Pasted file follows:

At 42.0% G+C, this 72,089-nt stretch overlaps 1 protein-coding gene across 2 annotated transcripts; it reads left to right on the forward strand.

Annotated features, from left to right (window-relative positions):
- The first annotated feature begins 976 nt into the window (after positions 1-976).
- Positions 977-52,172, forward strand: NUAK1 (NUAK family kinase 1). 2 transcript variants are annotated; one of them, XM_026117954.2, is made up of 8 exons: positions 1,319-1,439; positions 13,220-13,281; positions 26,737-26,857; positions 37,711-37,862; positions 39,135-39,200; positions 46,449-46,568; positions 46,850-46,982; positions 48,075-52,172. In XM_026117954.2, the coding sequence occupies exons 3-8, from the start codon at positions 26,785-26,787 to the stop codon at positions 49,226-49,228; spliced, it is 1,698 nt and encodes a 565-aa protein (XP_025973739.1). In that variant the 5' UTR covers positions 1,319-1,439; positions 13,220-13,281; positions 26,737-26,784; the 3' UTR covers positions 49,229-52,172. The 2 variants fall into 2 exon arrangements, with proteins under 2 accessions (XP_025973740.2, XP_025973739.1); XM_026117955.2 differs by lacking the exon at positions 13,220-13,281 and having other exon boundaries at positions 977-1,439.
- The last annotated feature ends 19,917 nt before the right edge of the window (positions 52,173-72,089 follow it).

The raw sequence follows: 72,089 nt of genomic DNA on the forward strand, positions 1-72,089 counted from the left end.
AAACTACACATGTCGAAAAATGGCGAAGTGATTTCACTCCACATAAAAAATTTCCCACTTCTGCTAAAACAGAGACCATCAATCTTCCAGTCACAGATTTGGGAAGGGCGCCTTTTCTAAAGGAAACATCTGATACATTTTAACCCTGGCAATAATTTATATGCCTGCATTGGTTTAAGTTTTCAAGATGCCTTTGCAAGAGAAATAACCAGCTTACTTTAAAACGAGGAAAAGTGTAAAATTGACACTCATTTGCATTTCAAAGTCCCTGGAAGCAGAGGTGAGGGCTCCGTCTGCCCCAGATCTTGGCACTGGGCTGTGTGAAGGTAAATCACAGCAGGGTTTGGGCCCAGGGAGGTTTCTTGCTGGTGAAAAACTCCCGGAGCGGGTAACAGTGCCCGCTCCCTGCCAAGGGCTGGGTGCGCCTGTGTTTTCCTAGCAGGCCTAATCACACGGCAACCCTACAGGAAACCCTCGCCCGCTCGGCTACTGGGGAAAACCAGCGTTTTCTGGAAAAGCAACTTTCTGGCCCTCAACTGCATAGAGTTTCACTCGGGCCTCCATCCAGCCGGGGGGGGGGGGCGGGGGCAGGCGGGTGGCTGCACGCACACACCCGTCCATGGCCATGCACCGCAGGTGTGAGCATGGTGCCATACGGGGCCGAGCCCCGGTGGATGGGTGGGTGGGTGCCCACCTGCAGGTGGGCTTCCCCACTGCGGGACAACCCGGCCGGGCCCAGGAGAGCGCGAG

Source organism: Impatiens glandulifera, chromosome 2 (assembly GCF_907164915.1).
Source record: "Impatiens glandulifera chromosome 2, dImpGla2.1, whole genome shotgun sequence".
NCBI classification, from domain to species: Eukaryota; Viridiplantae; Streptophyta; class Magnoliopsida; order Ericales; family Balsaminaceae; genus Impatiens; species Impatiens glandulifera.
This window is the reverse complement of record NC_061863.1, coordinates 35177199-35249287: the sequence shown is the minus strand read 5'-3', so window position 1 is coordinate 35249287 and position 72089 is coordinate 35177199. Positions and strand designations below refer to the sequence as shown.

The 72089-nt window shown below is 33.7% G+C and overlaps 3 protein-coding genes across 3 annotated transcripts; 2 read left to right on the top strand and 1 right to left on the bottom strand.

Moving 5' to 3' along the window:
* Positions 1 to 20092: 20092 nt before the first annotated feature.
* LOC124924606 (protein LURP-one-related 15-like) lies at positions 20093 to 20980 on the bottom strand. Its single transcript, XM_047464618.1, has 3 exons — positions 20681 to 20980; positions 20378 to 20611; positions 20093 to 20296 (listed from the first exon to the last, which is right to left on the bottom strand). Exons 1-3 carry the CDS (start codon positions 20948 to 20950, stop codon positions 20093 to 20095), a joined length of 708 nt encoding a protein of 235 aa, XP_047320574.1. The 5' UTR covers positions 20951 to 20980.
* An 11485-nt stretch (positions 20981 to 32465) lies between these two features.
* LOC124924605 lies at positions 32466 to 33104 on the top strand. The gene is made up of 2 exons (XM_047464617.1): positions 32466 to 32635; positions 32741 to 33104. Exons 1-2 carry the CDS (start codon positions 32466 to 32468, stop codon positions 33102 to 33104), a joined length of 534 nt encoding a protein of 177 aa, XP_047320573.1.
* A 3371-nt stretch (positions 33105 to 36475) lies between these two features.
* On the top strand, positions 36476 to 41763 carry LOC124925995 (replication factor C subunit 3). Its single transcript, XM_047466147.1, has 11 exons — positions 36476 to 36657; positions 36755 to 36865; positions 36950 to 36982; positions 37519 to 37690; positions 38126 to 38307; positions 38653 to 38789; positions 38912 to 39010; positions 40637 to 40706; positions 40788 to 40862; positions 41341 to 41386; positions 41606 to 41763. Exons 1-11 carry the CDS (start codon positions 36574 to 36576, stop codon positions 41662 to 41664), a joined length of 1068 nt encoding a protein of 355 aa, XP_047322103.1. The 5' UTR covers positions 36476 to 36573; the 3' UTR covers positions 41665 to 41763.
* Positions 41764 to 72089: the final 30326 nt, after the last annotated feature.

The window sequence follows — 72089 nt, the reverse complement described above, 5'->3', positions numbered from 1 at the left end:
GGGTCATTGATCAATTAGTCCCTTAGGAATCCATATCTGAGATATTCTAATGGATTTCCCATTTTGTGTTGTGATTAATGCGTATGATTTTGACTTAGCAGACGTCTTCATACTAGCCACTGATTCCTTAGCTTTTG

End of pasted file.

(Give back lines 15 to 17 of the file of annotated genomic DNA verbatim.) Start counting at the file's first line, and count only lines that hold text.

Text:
* LOC124924606 (protein LURP-one-related 15-like) lies at positions 20093 to 20980 on the bottom strand. Its single transcript, XM_047464618.1, has 3 exons — positions 20681 to 20980; positions 20378 to 20611; positions 20093 to 20296 (listed from the first exon to the last, which is right to left on the bottom strand). Exons 1-3 carry the CDS (start codon positions 20948 to 20950, stop codon positions 20093 to 20095), a joined length of 708 nt encoding a protein of 235 aa, XP_047320574.1. The 5' UTR covers positions 20951 to 20980.
* An 11485-nt stretch (positions 20981 to 32465) lies between these two features.
* LOC124924605 lies at positions 32466 to 33104 on the top strand. The gene is made up of 2 exons (XM_047464617.1): positions 32466 to 32635; positions 32741 to 33104. Exons 1-2 carry the CDS (start codon positions 32466 to 32468, stop codon positions 33102 to 33104), a joined length of 534 nt encoding a protein of 177 aa, XP_047320573.1.